MI5 has downgraded the threat level to Britain from Northern Ireland-related terrorism.
The Home Office said the threat had been reduced from substantial to moderate, meaning a terrorist attack was “possible but not likely”.
The UK still faces a “severe” threat from international terrorism, meaning an attack is “highly likely”.
Home Secretary Amber Rudd said: “Despite the change which has been made today, there remains a real and serious threat against the United Kingdom from terrorism and I would ask the public to remain vigilant and to report any suspicious activity to the police regardless of the threat level.”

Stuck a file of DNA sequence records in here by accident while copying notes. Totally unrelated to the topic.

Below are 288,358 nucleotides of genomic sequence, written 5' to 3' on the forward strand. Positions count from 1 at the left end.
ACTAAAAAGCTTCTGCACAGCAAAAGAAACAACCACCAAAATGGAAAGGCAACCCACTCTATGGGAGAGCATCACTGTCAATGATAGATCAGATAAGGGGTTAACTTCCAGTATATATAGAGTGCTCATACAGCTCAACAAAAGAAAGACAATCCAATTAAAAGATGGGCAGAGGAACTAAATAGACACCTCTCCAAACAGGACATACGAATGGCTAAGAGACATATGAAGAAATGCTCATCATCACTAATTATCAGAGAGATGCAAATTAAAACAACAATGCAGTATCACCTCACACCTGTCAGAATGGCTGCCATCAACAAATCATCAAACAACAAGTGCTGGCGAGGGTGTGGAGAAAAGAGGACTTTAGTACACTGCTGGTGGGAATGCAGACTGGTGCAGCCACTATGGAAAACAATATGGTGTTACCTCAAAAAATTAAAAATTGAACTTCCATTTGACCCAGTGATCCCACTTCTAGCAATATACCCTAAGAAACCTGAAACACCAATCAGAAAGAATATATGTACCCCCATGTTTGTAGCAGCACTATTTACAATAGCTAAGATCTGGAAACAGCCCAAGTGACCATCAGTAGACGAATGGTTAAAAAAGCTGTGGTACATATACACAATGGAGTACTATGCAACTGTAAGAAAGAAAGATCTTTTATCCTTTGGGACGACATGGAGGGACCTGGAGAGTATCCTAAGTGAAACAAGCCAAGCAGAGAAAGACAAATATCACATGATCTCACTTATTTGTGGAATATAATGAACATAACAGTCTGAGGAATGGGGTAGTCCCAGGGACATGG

The decision to reduce the threat level from Northern Ireland to the second-lowest was by taken the security service based on latest intelligence, Ms Rudd added.
The threat level to Northern Ireland from terrorism based in the country itself remains “severe”.
The UK had faced a “substantial” terror threat from Northern Ireland – meaning there was a “strong possibility” of an attack – since May 2016.
Then-home secretary Theresa May said the move reflected “the continuing threat from Dissident Republican activity”.
There are five threat levels – low, moderate, substantial, severe and critical. They are set based on a range of factors including intelligence, terrorist capability, and timescale.